Regardless of whether you go to your primary physician, No-Fault medical care does not require that you have a referral to see a specialist, and often you get appointments sooner if you let the medical provider know you have a No-Fault case. I’ve been told by providers that a person injured in a car crash has a traumatic injury that may be more responsive to quick intervention than patients with long-term, or chronic, injuries.

So, the answer is “the sooner the better” when it comes to getting medical care in No-Fault cases, and especially when it comes to submitting your No-Fault claim.

Adoption and the Birthparent Consent and Revocation

Author: Amanda Kelly


December 12th, 2011

Are you a prospective adoptive parent considering or proceeding with a domestic or private placement adoption? If you are, chances are that you have already experienced a number of conflicting emotions. The adoption process can prove to be one of the most exciting, rewarding and fulfilling experiences of your life, while at the same time evoking some fear and angst. On the minds of many (if not all!) prospective adoptive parents is the dreaded “revocation of consent.” Of course, this is also a topic of interest to most birth parents considering the placement of their child for adoption. Before considering adoption as an option for you, either as a prospective adoptive parent or birth parent, it is important to know the laws regulating the placement and subsequent revocation of consent in an adoption setting.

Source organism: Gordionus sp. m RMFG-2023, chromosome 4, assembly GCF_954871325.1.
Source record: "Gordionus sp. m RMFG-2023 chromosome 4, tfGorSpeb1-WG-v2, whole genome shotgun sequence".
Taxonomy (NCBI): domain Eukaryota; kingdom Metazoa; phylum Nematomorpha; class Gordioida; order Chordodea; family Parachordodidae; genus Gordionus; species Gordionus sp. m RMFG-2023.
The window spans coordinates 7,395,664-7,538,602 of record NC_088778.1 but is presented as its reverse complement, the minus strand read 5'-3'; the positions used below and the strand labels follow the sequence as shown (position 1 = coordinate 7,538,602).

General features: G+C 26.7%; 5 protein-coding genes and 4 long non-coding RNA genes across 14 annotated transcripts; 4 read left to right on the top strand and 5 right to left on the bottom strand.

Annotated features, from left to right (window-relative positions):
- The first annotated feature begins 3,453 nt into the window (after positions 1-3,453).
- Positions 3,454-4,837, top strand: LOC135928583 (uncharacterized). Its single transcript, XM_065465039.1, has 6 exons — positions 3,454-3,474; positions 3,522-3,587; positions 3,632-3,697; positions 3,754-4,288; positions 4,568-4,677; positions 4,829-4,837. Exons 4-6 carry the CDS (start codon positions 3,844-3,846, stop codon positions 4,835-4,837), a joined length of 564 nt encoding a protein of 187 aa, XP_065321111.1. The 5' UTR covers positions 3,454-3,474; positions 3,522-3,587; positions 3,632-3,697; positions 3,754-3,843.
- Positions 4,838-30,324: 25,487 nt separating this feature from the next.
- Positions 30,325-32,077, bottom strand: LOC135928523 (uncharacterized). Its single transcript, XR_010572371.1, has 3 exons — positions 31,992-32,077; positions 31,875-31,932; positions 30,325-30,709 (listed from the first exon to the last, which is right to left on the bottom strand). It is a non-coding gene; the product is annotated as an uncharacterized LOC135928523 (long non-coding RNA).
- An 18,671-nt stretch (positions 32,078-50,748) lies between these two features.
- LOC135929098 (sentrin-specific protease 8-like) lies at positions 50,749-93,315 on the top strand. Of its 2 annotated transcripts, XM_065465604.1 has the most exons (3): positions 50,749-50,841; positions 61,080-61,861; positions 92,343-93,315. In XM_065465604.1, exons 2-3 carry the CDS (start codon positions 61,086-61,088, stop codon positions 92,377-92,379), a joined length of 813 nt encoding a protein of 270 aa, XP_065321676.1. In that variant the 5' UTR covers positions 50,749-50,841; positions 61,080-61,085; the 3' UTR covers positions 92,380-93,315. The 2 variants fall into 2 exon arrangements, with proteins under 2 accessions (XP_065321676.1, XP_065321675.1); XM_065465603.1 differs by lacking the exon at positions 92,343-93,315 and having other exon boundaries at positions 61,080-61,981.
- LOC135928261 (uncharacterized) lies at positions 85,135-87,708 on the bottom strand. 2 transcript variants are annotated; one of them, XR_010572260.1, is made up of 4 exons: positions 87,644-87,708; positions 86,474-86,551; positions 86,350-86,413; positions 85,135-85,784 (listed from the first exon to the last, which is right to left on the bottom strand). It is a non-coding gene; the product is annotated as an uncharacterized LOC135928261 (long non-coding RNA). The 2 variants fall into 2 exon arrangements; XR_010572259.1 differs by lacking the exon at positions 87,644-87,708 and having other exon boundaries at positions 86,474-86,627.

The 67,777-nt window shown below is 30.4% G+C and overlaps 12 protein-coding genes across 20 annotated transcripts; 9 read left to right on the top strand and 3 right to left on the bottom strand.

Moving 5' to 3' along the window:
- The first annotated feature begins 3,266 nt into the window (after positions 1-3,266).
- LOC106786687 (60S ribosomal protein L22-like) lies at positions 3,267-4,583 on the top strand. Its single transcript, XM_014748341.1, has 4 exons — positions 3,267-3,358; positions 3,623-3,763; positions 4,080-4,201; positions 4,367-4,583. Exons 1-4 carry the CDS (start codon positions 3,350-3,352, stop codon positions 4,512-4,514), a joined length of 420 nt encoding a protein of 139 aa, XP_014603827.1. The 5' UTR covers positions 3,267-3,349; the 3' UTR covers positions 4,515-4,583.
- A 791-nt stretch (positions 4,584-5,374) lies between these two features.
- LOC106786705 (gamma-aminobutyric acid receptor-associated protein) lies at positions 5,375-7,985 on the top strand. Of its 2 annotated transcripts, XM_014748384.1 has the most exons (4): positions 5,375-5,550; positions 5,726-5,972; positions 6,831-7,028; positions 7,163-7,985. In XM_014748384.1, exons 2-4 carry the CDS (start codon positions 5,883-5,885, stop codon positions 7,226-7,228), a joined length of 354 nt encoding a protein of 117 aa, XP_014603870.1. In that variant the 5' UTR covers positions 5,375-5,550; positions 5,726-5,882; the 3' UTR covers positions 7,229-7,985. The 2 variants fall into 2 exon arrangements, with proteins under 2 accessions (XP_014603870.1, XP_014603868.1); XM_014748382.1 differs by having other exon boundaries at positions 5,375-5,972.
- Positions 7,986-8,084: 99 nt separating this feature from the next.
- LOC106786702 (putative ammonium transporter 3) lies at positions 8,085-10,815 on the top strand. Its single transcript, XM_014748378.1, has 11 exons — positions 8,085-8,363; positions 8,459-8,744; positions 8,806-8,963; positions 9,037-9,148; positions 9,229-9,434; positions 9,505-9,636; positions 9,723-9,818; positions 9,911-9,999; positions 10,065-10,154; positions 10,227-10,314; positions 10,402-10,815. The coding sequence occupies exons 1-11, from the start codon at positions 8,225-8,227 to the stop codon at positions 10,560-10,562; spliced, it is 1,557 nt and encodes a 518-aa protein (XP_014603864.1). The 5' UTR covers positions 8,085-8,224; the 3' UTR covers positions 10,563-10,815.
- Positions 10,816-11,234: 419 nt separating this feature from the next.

This blog post is intended to provide you with an initial understanding of the law so that you can proceed with your adoption armed with knowledge and information and thereby alleviate any unnecessary anxiety that you may feel.

In New York State, the consent of both birthparents, or the sole surviving birthparent, is required when a child is conceived and/or born in wedlock. This applies even when the birthparent(s) is/are under the age of eighteen.